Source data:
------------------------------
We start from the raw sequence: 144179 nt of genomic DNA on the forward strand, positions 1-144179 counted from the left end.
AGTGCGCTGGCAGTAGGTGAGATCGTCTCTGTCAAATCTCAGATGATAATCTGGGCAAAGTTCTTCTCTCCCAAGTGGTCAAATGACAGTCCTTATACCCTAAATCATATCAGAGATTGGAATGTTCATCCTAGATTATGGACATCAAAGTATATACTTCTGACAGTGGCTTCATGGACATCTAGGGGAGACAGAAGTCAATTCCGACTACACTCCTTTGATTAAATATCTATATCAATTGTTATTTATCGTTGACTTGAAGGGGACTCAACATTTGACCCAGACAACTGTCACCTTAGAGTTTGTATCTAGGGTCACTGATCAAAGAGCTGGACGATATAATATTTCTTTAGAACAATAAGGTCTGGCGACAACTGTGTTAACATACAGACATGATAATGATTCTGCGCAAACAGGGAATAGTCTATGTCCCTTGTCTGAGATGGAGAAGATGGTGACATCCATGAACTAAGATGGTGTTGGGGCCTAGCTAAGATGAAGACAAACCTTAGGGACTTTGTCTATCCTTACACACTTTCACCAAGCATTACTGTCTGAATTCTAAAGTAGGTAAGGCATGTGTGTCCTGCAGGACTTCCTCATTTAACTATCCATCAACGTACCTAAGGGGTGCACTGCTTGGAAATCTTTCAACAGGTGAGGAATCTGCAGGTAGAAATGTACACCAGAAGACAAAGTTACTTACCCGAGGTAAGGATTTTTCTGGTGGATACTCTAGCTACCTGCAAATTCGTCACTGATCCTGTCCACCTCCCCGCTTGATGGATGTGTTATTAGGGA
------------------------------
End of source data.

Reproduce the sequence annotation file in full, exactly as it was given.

We start from the raw sequence: 144179 nt of genomic DNA on the forward strand, positions 1-144179 counted from the left end.
AGTGCGCTGGCAGTAGGTGAGATCGTCTCTGTCAAATCTCAGATGATAATCTGGGCAAAGTTCTTCTCTCCCAAGTGGTCAAATGACAGTCCTTATACCCTAAATCATATCAGAGATTGGAATGTTCATCCTAGATTATGGACATCAAAGTATATACTTCTGACAGTGGCTTCATGGACATCTAGGGGAGACAGAAGTCAATTCCGACTACACTCCTTTGATTAAATATCTATATCAATTGTTATTTATCGTTGACTTGAAGGGGACTCAACATTTGACCCAGACAACTGTCACCTTAGAGTTTGTATCTAGGGTCACTGATCAAAGAGCTGGACGATATAATATTTCTTTAGAACAATAAGGTCTGGCGACAACTGTGTTAACATACAGACATGATAATGATTCTGCGCAAACAGGGAATAGTCTATGTCCCTTGTCTGAGATGGAGAAGATGGTGACATCCATGAACTAAGATGGTGTTGGGGCCTAGCTAAGATGAAGACAAACCTTAGGGACTTTGTCTATCCTTACACACTTTCACCAAGCATTACTGTCTGAATTCTAAAGTAGGTAAGGCATGTGTGTCCTGCAGGACTTCCTCATTTAACTATCCATCAACGTACCTAAGGGGTGCACTGCTTGGAAATCTTTCAACAGGTGAGGAATCTGCAGGTAGAAATGTACACCAGAAGACAAAGTTACTTACCCGAGGTAAGGATTTTTCTGGTGGATACTCTAGCTACCTGCAAATTCGTCACTGATCCTGTCCACCTCCCCGCTTGATGGATGTGTTATTAGGGA